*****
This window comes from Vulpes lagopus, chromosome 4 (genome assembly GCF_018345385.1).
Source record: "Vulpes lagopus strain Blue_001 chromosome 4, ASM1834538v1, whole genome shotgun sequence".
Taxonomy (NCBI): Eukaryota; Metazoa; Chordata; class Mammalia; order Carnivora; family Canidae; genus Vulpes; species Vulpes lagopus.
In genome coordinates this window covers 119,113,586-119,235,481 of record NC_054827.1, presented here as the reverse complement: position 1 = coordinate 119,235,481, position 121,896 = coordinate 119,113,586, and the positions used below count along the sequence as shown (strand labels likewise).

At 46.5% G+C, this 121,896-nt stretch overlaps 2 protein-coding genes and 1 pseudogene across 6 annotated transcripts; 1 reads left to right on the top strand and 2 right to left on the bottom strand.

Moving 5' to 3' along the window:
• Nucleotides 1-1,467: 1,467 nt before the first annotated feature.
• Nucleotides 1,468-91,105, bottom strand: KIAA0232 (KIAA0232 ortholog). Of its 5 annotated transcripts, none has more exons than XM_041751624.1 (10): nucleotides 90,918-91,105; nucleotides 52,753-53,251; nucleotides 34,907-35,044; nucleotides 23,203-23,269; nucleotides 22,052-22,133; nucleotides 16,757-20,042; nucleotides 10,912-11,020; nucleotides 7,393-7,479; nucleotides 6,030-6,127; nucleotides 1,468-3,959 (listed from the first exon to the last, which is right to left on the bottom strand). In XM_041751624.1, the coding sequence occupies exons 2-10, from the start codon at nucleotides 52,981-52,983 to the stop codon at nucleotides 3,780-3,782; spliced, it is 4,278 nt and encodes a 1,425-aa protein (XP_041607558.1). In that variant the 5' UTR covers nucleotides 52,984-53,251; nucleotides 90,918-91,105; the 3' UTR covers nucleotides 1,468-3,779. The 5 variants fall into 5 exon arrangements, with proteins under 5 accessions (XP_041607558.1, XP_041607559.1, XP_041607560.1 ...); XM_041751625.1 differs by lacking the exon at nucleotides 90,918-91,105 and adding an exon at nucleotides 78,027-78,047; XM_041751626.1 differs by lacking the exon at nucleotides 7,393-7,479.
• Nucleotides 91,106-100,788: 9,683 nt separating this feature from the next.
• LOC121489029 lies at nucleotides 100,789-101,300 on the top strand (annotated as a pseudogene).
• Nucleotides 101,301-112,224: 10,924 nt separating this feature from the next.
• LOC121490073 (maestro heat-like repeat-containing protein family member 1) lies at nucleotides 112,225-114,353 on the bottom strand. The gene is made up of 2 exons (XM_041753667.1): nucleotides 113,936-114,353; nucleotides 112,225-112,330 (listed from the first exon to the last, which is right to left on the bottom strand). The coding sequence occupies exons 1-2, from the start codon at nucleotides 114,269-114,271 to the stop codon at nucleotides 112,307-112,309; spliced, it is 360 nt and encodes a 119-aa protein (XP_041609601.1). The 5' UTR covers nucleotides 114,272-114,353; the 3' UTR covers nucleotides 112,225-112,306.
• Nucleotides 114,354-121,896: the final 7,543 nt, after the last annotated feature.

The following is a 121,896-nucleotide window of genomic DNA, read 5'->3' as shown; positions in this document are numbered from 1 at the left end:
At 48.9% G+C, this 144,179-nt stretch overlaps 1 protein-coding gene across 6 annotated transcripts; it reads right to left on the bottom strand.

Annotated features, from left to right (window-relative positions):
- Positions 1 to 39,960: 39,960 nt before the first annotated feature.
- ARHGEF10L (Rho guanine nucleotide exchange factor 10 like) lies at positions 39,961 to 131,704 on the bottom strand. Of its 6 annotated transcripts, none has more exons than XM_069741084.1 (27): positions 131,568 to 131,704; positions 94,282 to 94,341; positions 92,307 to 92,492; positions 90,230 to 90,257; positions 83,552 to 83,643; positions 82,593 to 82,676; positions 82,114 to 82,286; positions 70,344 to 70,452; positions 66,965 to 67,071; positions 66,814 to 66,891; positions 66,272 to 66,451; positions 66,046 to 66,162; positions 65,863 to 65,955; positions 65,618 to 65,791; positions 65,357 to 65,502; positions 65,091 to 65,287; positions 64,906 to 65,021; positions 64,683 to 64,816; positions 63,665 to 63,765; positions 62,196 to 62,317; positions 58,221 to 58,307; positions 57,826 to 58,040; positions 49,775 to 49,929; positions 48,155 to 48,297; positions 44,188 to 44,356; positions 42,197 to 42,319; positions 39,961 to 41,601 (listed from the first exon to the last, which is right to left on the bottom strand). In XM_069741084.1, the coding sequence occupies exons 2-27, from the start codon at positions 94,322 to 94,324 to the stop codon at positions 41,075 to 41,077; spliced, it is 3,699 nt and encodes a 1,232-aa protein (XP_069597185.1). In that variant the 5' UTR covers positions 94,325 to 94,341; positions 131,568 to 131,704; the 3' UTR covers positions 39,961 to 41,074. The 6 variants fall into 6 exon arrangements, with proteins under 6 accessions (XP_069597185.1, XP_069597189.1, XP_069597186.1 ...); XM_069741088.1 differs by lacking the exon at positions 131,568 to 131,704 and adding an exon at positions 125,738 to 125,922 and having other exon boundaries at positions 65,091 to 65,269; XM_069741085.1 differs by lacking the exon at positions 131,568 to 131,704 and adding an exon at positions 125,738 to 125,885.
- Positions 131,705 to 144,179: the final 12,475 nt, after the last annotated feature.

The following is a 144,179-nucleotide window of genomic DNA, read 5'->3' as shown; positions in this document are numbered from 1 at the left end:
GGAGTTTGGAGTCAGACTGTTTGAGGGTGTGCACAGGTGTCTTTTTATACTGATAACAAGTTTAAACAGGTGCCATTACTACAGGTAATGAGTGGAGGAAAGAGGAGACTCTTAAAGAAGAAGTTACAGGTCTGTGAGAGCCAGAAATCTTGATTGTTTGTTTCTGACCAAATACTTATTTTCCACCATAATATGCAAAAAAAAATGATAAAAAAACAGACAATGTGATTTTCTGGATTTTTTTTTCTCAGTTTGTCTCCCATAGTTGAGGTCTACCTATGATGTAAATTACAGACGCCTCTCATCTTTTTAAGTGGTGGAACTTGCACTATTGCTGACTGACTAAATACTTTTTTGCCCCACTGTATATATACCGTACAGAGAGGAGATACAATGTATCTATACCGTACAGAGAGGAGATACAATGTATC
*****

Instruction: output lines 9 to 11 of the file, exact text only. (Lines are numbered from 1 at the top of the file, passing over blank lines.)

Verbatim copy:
• Nucleotides 91,106-100,788: 9,683 nt separating this feature from the next.
• LOC121489029 lies at nucleotides 100,789-101,300 on the top strand (annotated as a pseudogene).
• Nucleotides 101,301-112,224: 10,924 nt separating this feature from the next.